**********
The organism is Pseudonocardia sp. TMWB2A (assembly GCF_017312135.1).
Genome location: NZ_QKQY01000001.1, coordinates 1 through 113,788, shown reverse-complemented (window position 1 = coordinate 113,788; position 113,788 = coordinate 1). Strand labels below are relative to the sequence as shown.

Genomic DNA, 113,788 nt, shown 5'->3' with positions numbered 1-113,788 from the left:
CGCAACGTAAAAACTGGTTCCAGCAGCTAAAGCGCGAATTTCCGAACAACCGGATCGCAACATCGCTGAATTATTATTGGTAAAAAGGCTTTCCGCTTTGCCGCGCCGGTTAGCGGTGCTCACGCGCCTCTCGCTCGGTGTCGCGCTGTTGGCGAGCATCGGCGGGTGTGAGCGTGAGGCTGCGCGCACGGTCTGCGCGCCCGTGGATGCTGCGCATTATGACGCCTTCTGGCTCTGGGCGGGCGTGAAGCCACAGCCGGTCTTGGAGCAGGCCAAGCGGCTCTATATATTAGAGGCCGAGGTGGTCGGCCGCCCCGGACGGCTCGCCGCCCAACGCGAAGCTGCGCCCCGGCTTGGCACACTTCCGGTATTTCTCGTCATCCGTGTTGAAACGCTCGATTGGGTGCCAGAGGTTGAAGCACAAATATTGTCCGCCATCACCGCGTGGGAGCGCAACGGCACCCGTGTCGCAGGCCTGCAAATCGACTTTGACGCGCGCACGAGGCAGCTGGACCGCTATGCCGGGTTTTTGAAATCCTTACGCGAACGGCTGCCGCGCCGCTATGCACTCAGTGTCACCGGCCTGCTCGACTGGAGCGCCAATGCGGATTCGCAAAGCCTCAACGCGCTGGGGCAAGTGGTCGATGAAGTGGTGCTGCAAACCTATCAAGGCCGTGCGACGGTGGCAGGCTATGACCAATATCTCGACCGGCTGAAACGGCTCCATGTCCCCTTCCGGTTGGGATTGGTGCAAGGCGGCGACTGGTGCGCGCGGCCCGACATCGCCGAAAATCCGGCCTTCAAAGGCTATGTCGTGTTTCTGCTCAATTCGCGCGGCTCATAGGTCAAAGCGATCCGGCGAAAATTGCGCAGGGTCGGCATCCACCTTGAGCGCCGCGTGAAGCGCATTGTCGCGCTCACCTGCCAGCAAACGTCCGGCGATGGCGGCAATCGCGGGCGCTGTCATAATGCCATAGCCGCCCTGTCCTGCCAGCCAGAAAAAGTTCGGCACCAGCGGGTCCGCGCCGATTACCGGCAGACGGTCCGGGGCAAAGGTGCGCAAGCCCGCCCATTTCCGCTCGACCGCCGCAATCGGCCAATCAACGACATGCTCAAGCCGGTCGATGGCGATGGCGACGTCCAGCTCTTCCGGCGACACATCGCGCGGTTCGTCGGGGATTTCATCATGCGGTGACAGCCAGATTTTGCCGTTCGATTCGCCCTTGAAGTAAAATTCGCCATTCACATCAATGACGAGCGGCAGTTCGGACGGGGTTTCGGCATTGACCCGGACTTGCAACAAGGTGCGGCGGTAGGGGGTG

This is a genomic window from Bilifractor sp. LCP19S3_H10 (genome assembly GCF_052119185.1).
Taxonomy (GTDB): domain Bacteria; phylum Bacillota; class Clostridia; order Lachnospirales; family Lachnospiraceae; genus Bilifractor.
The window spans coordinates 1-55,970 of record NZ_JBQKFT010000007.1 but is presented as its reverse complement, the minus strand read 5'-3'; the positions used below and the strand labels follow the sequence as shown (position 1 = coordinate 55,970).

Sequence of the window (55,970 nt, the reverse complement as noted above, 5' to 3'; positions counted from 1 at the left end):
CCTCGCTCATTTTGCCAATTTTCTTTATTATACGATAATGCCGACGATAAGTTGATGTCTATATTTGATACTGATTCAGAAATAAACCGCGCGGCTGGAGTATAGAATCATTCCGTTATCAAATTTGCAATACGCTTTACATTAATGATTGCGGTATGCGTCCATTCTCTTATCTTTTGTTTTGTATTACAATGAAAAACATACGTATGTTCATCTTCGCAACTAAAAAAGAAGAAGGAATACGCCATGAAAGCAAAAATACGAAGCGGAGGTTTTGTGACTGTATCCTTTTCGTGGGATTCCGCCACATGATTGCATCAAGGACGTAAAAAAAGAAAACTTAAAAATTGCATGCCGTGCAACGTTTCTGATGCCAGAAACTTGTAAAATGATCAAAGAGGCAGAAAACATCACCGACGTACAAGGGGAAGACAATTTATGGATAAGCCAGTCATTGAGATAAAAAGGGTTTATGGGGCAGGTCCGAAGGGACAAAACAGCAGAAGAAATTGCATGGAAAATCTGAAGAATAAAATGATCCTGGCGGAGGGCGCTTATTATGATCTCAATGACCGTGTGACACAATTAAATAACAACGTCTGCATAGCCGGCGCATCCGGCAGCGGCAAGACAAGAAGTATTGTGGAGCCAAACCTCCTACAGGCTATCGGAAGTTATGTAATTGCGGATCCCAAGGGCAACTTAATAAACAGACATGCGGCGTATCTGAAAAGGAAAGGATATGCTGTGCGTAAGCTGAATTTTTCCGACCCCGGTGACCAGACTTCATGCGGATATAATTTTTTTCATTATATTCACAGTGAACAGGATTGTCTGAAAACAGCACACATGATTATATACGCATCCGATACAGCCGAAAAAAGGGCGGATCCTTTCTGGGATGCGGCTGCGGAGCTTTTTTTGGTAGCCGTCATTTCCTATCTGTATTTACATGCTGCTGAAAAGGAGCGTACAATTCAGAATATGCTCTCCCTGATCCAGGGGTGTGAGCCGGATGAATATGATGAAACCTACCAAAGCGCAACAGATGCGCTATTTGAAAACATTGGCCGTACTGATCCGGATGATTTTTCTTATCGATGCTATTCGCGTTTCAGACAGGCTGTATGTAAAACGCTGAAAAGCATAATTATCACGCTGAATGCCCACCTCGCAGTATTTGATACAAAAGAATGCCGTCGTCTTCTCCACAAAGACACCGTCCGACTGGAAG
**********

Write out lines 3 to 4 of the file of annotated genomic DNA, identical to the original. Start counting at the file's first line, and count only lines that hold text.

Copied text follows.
Genomic DNA, 113,788 nt, shown 5'->3' with positions numbered 1-113,788 from the left:
CGCAACGTAAAAACTGGTTCCAGCAGCTAAAGCGCGAATTTCCGAACAACCGGATCGCAACATCGCTGAATTATTATTGGTAAAAAGGCTTTCCGCTTTGCCGCGCCGGTTAGCGGTGCTCACGCGCCTCTCGCTCGGTGTCGCGCTGTTGGCGAGCATCGGCGGGTGTGAGCGTGAGGCTGCGCGCACGGTCTGCGCGCCCGTGGATGCTGCGCATTATGACGCCTTCTGGCTCTGGGCGGGCGTGAAGCCACAGCCGGTCTTGGAGCAGGCCAAGCGGCTCTATATATTAGAGGCCGAGGTGGTCGGCCGCCCCGGACGGCTCGCCGCCCAACGCGAAGCTGCGCCCCGGCTTGGCACACTTCCGGTATTTCTCGTCATCCGTGTTGAAACGCTCGATTGGGTGCCAGAGGTTGAAGCACAAATATTGTCCGCCATCACCGCGTGGGAGCGCAACGGCACCCGTGTCGCAGGCCTGCAAATCGACTTTGACGCGCGCACGAGGCAGCTGGACCGCTATGCCGGGTTTTTGAAATCCTTACGCGAACGGCTGCCGCGCCGCTATGCACTCAGTGTCACCGGCCTGCTCGACTGGAGCGCCAATGCGGATTCGCAAAGCCTCAACGCGCTGGGGCAAGTGGTCGATGAAGTGGTGCTGCAAACCTATCAAGGCCGTGCGACGGTGGCAGGCTATGACCAATATCTCGACCGGCTGAAACGGCTCCATGTCCCCTTCCGGTTGGGATTGGTGCAAGGCGGCGACTGGTGCGCGCGGCCCGACATCGCCGAAAATCCGGCCTTCAAAGGCTATGTCGTGTTTCTGCTCAATTCGCGCGGCTCATAGGTCAAAGCGATCCGGCGAAAATTGCGCAGGGTCGGCATCCACCTTGAGCGCCGCGTGAAGCGCATTGTCGCGCTCACCTGCCAGCAAACGTCCGGCGATGGCGGCAATCGCGGGCGCTGTCATAATGCCATAGCCGCCCTGTCCTGCCAGCCAGAAAAAGTTCGGCACCAGCGGGTCCGCGCCGATTACCGGCAGACGGTCCGGGGCAAAGGTGCGCAAGCCCGCCCATTTCCGCTCGACCGCCGCAATCGGCCAATCAACGACATGCTCAAGCCGGTCGATGGCGATGGCGACGTCCAGCTCTTCCGGCGACACATCGCGCGGTTCGTCGGGGATTTCATCATGCGGTGACAGCCAGATTTTGCCGTTCGATTCGCCCTTGAAGTAAAATTCGCCATTCACATCAATGACGAGCGGCAGTTCGGACGGGGTTTCGGCATTGACCCGGACTTGCAACAAGGTGCGGCGGTAGGGGGTG